This video shows how to find the open cluster, M41, in Canis Major. Visible to both Northern and Southern Hemispheres.
We’ve been really enjoying observing 47 Tucanae lately, so here’s a short video to help you find this wonderful globular cluster.
The short video will show how o find the globular cluster NGC 4833
This is a short video on how to find Omega Centauri.
Here’s a video to show how to find Eta Carinae Nebula.
The next week is going to be overshadowed by the Moon a bit so it’s the perfect opportunity to do some Moon observing. There’s also a good chance to spot some interesting globular clusters.
This is the next iteration in showing how astrophotography can be for everyone. This time we demonstrate what we photographed with an iPhone.
Milky-Way.kiwi did some public outreach in the weekend with some sidewalk astronomy to show people the Sun through our solar telescope.
Next week, Mars and Jupiter are better positioned in the early morning, before dawn, to get some good views and it might be the last chance to see Mercury for a while. With the moon taking a break the opportunity exists for some great views of some of the more fainter objects.
If you’re going to take the plunge and buy a telescope then think carefully and weigh up all of the options and seek plenty of advice. This article covers some of the things I learned when I got my first reasonable telescope.
There is real science that you can contribute to right now, just with a smart phone or computer and your brain. You don’t need a PHD in astrophysics or cosmology or anything else, just some pattern recognition skills and a desire to contribute to a better understanding of the universe.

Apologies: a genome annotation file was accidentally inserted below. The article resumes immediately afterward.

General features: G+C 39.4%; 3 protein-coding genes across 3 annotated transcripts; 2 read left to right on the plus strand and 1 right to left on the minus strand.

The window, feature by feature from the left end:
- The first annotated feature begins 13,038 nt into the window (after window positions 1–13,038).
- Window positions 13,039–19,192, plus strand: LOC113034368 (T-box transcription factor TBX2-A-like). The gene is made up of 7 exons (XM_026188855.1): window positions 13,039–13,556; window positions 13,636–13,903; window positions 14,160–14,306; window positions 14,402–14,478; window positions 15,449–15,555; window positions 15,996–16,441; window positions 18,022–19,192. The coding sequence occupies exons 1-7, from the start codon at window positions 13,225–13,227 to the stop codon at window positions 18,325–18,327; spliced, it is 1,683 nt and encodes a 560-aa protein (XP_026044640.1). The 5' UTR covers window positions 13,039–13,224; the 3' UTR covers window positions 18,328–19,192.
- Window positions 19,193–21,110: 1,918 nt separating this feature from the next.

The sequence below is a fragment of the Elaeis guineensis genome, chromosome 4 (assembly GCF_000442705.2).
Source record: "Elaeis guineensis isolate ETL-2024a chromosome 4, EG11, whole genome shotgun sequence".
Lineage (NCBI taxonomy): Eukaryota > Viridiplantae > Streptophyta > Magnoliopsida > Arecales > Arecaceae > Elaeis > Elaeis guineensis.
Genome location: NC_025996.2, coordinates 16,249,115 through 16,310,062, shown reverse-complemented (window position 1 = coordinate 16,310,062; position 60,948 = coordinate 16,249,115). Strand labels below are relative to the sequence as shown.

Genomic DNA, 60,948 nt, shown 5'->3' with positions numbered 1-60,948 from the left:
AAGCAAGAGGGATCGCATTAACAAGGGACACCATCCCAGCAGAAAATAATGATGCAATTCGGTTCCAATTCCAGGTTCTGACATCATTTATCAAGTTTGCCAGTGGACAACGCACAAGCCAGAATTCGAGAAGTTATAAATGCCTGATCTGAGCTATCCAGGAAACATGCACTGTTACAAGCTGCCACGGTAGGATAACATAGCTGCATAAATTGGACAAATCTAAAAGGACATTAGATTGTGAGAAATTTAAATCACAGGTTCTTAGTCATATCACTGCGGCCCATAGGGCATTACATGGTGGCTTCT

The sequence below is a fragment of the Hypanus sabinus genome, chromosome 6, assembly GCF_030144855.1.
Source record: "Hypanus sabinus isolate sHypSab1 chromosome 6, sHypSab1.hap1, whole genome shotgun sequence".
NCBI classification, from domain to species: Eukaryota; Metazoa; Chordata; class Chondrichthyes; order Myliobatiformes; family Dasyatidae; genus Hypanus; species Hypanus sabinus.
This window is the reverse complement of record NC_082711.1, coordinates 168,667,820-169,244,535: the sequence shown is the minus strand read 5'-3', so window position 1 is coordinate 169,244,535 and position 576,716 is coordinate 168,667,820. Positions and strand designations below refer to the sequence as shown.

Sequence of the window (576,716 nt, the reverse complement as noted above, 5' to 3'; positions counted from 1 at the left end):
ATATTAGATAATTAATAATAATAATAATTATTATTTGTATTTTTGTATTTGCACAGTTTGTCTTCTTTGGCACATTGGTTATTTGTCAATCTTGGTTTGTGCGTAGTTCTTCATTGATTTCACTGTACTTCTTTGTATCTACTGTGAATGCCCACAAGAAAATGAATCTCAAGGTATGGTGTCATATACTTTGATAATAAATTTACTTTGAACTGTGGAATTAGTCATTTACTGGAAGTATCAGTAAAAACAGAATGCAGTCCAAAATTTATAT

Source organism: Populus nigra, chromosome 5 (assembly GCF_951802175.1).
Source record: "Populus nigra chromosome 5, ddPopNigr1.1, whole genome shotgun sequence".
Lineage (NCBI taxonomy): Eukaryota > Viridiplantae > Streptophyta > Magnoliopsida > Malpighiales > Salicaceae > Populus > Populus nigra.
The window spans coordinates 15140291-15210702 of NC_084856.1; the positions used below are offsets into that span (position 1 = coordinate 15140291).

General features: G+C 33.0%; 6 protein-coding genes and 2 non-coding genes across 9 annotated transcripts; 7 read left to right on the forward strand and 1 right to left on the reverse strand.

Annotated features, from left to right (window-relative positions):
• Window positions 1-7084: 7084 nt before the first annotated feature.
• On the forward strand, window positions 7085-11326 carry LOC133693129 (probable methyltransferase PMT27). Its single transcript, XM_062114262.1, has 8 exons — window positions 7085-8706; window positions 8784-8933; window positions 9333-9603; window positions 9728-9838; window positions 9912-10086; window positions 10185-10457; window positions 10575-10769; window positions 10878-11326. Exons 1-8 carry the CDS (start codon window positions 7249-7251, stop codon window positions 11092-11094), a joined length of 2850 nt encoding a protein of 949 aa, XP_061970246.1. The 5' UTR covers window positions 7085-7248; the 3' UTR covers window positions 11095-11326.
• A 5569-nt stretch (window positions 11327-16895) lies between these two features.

Have you ever been asked how far can you see in a telescope? This article helps answer that question and also covers how far you can see with the naked eye and a pair of binoculars.
Six questions that drive us nuts because we are asked these constantly. So here’s our different takes on the possible answers.
We’re doing a weekly update for the night sky, because there’s so many awesome things to look at and a monthly update just doesn’t do justice. This week the planets do a bit of a dance and we get to have a look at some deep sky objects that we haven’t seen for a while.
Another year is upon us and January offers a great opportunity to get out and observe the night sky after making the best of those long summer evenings.
We got the chance to take the binoculars out for their first run last night and had a great time dodging clouds to get some great views of some of our favourite objects.
Globular Clusters are a fascinating objects to view and can be easily seen with binoculars, they are groups of ancient stars huddled together and orbiting the central bulge of our galaxy.
Everyone knows about water on Mars, but very few people could brag like I can that they have discovered Hot Chocolate on Mars!
A description of how big the Solar System is with everyday items.
The evening sky is mostly devoid of visible planetary landscapes, with the exception of Mars and Jupiter late in the morning and Uranus and Neptune throughout most of the night (which you will need a telescope to see).
This is an astrophotographer-friendly blog, about what is in the night sky in August 2017.